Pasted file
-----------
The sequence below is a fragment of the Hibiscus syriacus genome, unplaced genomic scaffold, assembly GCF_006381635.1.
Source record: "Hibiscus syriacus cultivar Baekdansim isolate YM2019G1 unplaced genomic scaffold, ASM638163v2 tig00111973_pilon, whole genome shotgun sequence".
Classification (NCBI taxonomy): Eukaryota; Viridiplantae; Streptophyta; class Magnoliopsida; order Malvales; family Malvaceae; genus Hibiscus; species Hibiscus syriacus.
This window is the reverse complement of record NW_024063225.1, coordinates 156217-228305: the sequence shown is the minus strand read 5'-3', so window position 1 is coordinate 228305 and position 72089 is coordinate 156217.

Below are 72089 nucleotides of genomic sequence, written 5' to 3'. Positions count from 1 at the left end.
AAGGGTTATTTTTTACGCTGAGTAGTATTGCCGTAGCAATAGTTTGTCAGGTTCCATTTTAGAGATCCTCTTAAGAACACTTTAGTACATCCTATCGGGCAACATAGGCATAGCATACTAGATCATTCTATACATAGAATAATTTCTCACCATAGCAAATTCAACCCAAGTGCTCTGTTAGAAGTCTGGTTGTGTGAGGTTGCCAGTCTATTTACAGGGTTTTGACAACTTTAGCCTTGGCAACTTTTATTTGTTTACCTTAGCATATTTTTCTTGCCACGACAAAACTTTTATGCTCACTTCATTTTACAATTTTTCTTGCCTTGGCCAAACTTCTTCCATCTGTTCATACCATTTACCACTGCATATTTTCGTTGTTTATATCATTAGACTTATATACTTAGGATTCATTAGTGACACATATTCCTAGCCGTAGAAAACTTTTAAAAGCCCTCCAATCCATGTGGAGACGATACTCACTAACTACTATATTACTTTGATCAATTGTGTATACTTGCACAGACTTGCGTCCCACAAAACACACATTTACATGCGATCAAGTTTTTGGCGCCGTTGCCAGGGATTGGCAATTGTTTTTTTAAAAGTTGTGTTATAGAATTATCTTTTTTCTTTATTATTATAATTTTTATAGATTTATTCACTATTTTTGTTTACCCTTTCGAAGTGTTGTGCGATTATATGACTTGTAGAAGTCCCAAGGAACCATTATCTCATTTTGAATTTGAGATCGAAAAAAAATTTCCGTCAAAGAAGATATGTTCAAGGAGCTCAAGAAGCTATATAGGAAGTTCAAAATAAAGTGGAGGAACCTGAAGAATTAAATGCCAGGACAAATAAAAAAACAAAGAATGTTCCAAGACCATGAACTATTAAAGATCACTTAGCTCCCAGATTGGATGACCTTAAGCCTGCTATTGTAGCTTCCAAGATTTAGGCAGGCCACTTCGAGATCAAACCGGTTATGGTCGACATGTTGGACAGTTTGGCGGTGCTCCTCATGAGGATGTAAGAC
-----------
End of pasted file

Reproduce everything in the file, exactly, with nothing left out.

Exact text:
The sequence below is a fragment of the Hibiscus syriacus genome, unplaced genomic scaffold, assembly GCF_006381635.1.
Source record: "Hibiscus syriacus cultivar Baekdansim isolate YM2019G1 unplaced genomic scaffold, ASM638163v2 tig00111973_pilon, whole genome shotgun sequence".
Classification (NCBI taxonomy): Eukaryota; Viridiplantae; Streptophyta; class Magnoliopsida; order Malvales; family Malvaceae; genus Hibiscus; species Hibiscus syriacus.
This window is the reverse complement of record NW_024063225.1, coordinates 156217-228305: the sequence shown is the minus strand read 5'-3', so window position 1 is coordinate 228305 and position 72089 is coordinate 156217.

Below are 72089 nucleotides of genomic sequence, written 5' to 3'. Positions count from 1 at the left end.
AAGGGTTATTTTTTACGCTGAGTAGTATTGCCGTAGCAATAGTTTGTCAGGTTCCATTTTAGAGATCCTCTTAAGAACACTTTAGTACATCCTATCGGGCAACATAGGCATAGCATACTAGATCATTCTATACATAGAATAATTTCTCACCATAGCAAATTCAACCCAAGTGCTCTGTTAGAAGTCTGGTTGTGTGAGGTTGCCAGTCTATTTACAGGGTTTTGACAACTTTAGCCTTGGCAACTTTTATTTGTTTACCTTAGCATATTTTTCTTGCCACGACAAAACTTTTATGCTCACTTCATTTTACAATTTTTCTTGCCTTGGCCAAACTTCTTCCATCTGTTCATACCATTTACCACTGCATATTTTCGTTGTTTATATCATTAGACTTATATACTTAGGATTCATTAGTGACACATATTCCTAGCCGTAGAAAACTTTTAAAAGCCCTCCAATCCATGTGGAGACGATACTCACTAACTACTATATTACTTTGATCAATTGTGTATACTTGCACAGACTTGCGTCCCACAAAACACACATTTACATGCGATCAAGTTTTTGGCGCCGTTGCCAGGGATTGGCAATTGTTTTTTTAAAAGTTGTGTTATAGAATTATCTTTTTTCTTTATTATTATAATTTTTATAGATTTATTCACTATTTTTGTTTACCCTTTCGAAGTGTTGTGCGATTATATGACTTGTAGAAGTCCCAAGGAACCATTATCTCATTTTGAATTTGAGATCGAAAAAAAATTTCCGTCAAAGAAGATATGTTCAAGGAGCTCAAGAAGCTATATAGGAAGTTCAAAATAAAGTGGAGGAACCTGAAGAATTAAATGCCAGGACAAATAAAAAAACAAAGAATGTTCCAAGACCATGAACTATTAAAGATCACTTAGCTCCCAGATTGGATGACCTTAAGCCTGCTATTGTAGCTTCCAAGATTTAGGCAGGCCACTTCGAGATCAAACCGGTTATGGTCGACATGTTGGACAGTTTGGCGGTGCTCCTCATGAGGATGTAAGAC